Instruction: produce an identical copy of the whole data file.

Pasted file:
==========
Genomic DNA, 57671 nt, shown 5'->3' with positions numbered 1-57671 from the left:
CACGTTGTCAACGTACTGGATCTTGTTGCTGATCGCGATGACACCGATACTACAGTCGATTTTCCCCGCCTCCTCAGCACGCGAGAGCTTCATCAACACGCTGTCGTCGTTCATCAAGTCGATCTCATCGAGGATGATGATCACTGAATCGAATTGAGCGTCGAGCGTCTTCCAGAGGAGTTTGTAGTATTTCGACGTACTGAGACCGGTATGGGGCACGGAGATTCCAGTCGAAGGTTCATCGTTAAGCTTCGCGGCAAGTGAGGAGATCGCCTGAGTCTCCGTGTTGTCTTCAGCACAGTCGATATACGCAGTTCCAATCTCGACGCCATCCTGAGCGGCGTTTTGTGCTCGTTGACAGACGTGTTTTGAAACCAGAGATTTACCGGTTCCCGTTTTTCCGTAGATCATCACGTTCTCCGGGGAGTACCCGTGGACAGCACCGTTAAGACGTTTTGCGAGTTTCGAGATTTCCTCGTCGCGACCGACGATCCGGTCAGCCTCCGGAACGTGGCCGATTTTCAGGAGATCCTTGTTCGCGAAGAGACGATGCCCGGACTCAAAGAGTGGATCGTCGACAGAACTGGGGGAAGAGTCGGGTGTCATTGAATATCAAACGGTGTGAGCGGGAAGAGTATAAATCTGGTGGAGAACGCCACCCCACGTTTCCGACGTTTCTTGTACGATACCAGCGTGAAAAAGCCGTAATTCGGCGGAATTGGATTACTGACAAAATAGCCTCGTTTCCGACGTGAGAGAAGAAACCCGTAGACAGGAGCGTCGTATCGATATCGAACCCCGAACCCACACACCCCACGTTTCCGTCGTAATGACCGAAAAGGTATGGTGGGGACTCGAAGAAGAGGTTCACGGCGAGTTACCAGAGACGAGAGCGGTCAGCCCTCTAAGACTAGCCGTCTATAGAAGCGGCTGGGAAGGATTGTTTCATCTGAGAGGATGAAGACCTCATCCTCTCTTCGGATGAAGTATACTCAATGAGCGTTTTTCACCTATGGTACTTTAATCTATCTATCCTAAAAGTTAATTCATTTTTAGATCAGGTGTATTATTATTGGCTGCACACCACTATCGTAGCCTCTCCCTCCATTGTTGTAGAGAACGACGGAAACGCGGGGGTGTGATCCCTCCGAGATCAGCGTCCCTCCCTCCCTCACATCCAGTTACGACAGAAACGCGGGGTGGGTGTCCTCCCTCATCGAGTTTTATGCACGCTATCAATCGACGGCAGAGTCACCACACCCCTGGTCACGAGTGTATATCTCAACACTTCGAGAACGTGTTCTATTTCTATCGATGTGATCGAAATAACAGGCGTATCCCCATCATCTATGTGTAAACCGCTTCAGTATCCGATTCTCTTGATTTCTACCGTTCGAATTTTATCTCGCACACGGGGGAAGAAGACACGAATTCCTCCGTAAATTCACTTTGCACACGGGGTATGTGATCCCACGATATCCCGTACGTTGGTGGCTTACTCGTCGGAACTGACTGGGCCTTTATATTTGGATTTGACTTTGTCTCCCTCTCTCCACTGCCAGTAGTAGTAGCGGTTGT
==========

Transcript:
Genomic DNA, 57671 nt, shown 5'->3' with positions numbered 1-57671 from the left:
CACGTTGTCAACGTACTGGATCTTGTTGCTGATCGCGATGACACCGATACTACAGTCGATTTTCCCCGCCTCCTCAGCACGCGAGAGCTTCATCAACACGCTGTCGTCGTTCATCAAGTCGATCTCATCGAGGATGATGATCACTGAATCGAATTGAGCGTCGAGCGTCTTCCAGAGGAGTTTGTAGTATTTCGACGTACTGAGACCGGTATGGGGCACGGAGATTCCAGTCGAAGGTTCATCGTTAAGCTTCGCGGCAAGTGAGGAGATCGCCTGAGTCTCCGTGTTGTCTTCAGCACAGTCGATATACGCAGTTCCAATCTCGACGCCATCCTGAGCGGCGTTTTGTGCTCGTTGACAGACGTGTTTTGAAACCAGAGATTTACCGGTTCCCGTTTTTCCGTAGATCATCACGTTCTCCGGGGAGTACCCGTGGACAGCACCGTTAAGACGTTTTGCGAGTTTCGAGATTTCCTCGTCGCGACCGACGATCCGGTCAGCCTCCGGAACGTGGCCGATTTTCAGGAGATCCTTGTTCGCGAAGAGACGATGCCCGGACTCAAAGAGTGGATCGTCGACAGAACTGGGGGAAGAGTCGGGTGTCATTGAATATCAAACGGTGTGAGCGGGAAGAGTATAAATCTGGTGGAGAACGCCACCCCACGTTTCCGACGTTTCTTGTACGATACCAGCGTGAAAAAGCCGTAATTCGGCGGAATTGGATTACTGACAAAATAGCCTCGTTTCCGACGTGAGAGAAGAAACCCGTAGACAGGAGCGTCGTATCGATATCGAACCCCGAACCCACACACCCCACGTTTCCGTCGTAATGACCGAAAAGGTATGGTGGGGACTCGAAGAAGAGGTTCACGGCGAGTTACCAGAGACGAGAGCGGTCAGCCCTCTAAGACTAGCCGTCTATAGAAGCGGCTGGGAAGGATTGTTTCATCTGAGAGGATGAAGACCTCATCCTCTCTTCGGATGAAGTATACTCAATGAGCGTTTTTCACCTATGGTACTTTAATCTATCTATCCTAAAAGTTAATTCATTTTTAGATCAGGTGTATTATTATTGGCTGCACACCACTATCGTAGCCTCTCCCTCCATTGTTGTAGAGAACGACGGAAACGCGGGGGTGTGATCCCTCCGAGATCAGCGTCCCTCCCTCCCTCACATCCAGTTACGACAGAAACGCGGGGTGGGTGTCCTCCCTCATCGAGTTTTATGCACGCTATCAATCGACGGCAGAGTCACCACACCCCTGGTCACGAGTGTATATCTCAACACTTCGAGAACGTGTTCTATTTCTATCGATGTGATCGAAATAACAGGCGTATCCCCATCATCTATGTGTAAACCGCTTCAGTATCCGATTCTCTTGATTTCTACCGTTCGAATTTTATCTCGCACACGGGGGAAGAAGACACGAATTCCTCCGTAAATTCACTTTGCACACGGGGTATGTGATCCCACGATATCCCGTACGTTGGTGGCTTACTCGTCGGAACTGACTGGGCCTTTATATTTGGATTTGACTTTGTCTCCCTCTCTCCACTGCCAGTAGTAGTAGCGGTTGT